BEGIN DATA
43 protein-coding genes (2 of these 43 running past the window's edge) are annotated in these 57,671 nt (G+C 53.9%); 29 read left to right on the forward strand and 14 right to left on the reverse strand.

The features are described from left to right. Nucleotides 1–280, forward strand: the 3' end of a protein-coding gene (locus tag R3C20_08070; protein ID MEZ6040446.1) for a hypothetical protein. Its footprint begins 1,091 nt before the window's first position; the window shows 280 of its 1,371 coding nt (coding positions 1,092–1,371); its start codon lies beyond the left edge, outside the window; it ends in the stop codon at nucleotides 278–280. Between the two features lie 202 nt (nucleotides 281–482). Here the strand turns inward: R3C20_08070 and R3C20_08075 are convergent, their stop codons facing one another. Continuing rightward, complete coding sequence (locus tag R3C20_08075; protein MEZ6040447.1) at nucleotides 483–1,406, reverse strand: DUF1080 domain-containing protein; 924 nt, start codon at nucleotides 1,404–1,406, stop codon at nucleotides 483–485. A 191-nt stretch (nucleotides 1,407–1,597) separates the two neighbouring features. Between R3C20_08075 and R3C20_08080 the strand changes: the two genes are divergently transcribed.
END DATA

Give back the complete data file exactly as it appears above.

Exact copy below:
43 protein-coding genes (2 of these 43 running past the window's edge) are annotated in these 57,671 nt (G+C 53.9%); 29 read left to right on the forward strand and 14 right to left on the reverse strand.

The features are described from left to right. Nucleotides 1–280, forward strand: the 3' end of a protein-coding gene (locus tag R3C20_08070; protein ID MEZ6040446.1) for a hypothetical protein. Its footprint begins 1,091 nt before the window's first position; the window shows 280 of its 1,371 coding nt (coding positions 1,092–1,371); its start codon lies beyond the left edge, outside the window; it ends in the stop codon at nucleotides 278–280. Between the two features lie 202 nt (nucleotides 281–482). Here the strand turns inward: R3C20_08070 and R3C20_08075 are convergent, their stop codons facing one another. Continuing rightward, complete coding sequence (locus tag R3C20_08075; protein MEZ6040447.1) at nucleotides 483–1,406, reverse strand: DUF1080 domain-containing protein; 924 nt, start codon at nucleotides 1,404–1,406, stop codon at nucleotides 483–485. A 191-nt stretch (nucleotides 1,407–1,597) separates the two neighbouring features. Between R3C20_08075 and R3C20_08080 the strand changes: the two genes are divergently transcribed.